Small and easy to assemble, this is a great option for anyone who isn’t swimming in space in their workshop. But despite the size, it retains power and stability with the 2.3 Amp motor and cast iron base.
5 speeds that allow you to work on a broad range of material
The Bilt Hard 8 inch 5-speed drill press is ideal for the DIY-er or hobbyists looking for a tool that will make drilling a dream. This tool is solidly made and it’s about as good as you will get for the price. It’s ideal for lighter projects as the speeds and motor won’t handle hard steel work, but it’s easily adjusted and ideal for a home workshop.
The Bilt Hard will definitely make your life easier if it’s replacing a hand drill, especially for woodworking. It provides the basic functions of a drill press without any bells and whistles and it comes with some useful accessories out of the box.
Variable speeds that allow for versatility of material
This benchtop drill press will be right at home in your workshop if you’re looking to supplement your existing floor press or simply want to get into some fun, small to medium projects. You won’t need too much know-how to set up and operate it, this tool comes with simple instructions and user friendly controls.
Solidly built to minimize vibration and provide additional accuracy, the G0925 remains lightweight enough to be easily carried around but sturdy enough that it will provide the stability you need. It’s quiet, reliable and overall the best portable option in its price range.
Lightweight and portable
⅓ horse power – powerful enough to drill through metal
Cast iron table for maximum precision
Unsuitable for big projects that require higher drilling power
The JET JWDP-12 is the most expensive drill press on our list but it’s also the most powerful. This drill press is exquisite and it’s suitable for projects big and small with it’s ½ horsepower motor that can bore a hole in anything you throw at it. With a maximum of 3-⅛” spindle travel you won’t have any depth issues.
Make no mistake, this model is heavy – especially when compared with the other budget friendly options on our list. But for what it can do, it’s surprisingly portable. Quiet and smooth, this is a high power tool that’s versatile and solid and it will handle your drilling needs for a good while.
Great bang for your buck, the SKIL 3320-01 has a lot of the features you will find in more expensive models, without breaking the bank. A great drill press that can offer accuracy without taking too much space and stability without adding on too much weight, this is the tool for you if you’re looking for a versatile drill press right at home in a small to medium workshop.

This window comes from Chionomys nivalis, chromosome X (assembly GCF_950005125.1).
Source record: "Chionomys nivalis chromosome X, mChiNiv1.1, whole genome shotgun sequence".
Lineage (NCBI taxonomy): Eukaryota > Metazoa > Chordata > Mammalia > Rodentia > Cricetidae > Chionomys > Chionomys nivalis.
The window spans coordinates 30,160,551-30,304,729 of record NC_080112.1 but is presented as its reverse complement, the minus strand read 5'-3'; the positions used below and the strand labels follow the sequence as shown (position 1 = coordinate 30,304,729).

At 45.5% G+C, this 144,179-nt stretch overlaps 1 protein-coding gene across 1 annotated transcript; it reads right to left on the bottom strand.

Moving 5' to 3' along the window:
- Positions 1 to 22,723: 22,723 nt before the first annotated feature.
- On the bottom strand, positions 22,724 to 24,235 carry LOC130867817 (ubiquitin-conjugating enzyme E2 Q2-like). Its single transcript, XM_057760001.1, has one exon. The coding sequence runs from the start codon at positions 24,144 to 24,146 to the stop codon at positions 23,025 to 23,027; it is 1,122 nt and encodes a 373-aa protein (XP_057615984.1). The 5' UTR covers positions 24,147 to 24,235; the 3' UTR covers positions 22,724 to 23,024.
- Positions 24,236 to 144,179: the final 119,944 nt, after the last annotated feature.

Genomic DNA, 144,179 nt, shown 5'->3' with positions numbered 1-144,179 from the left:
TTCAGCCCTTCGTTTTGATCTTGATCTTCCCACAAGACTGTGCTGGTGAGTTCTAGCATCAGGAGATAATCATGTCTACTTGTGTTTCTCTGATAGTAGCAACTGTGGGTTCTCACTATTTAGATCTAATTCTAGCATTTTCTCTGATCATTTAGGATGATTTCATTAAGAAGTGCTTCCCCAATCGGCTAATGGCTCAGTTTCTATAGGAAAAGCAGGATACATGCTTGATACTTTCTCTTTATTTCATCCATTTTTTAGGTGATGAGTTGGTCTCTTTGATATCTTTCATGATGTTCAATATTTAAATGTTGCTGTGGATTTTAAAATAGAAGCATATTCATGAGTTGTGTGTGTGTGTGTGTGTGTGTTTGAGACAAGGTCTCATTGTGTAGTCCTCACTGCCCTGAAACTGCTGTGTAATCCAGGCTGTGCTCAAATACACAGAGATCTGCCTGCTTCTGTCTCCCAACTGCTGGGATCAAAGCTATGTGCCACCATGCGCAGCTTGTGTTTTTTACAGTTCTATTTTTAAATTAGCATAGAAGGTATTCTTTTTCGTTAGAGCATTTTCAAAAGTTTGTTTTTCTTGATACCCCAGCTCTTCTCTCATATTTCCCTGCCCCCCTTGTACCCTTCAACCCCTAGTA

It’s easy to assemble, simple to operate and it can handle a variety of jobs both in a professional and amateur setting. Definitely a top contender!
Equipped with a laser guiding system for precision drilling
Easily adjustable 5 speed setting that can drill through metal
Comes with a three year warranty
The batteries for the laser guiding system will need replacing
Easy to set up and more powerful than some of its price range competitors, the Genesis drill press can be exactly what you need if you’re looking to increase the accuracy and power of your drilling. Level up from a manual drill with a drill press that’s heavy enough to reduce vibration, increase precision and stand the test of time, but light enough to move around at will.
For the best experience make sure to assemble carefully, tightening all of its nuts and bolts. Although this drill press doesn’t come with a laser, the powerful motor makes up for it. Simply designed but efficiently engineered, the Genesis brings more oomph than expected to the 5 speed drill model.
Although not a professional drill press, the speed range on this tool allows for lower RPMs making it a rarity in it’s range. The Central Machinery 10 Inch Bench Mount Drill Press offers plenty of space for your workpiece and higher control over your drilling speed which make it much more suitable for drilling in metal.
While it won’t satisfy the hard core precision drillers, it will provide amateurs and DIY-ers with a lot more range while maintaining stability and power.
Good size bench for the price
0.6 horsepower motor
Great choice for a hobbyist
Will not offer as much precision as more expensive brands
People Also Asked
Q: What do you use a drill press for?
A: A drill press is used for boring holes into various materials ranging from wood to metal. The drill head is fixed on a rotating spindle that bores into the workpiece, which is usually fixed on a bench top or vise.
Q: Is a drill press worth it?
A: Drill presses will offer superior stability and precision when compared to a handheld drill. If your projects entail a lot of straight hole drilling, this tool will make your life much easier and the drilling process more effective and less time consuming.
Q: Can a drill press drill metal?
A: Yes, a drill press can be used to drill metal, although not all drill presses will be able to. In order to safely and efficiently drill into metal, a press will need to go into lower RPM numbers which rule out most hobbyist 5 speed drills - especially when it comes to drilling into hard metal.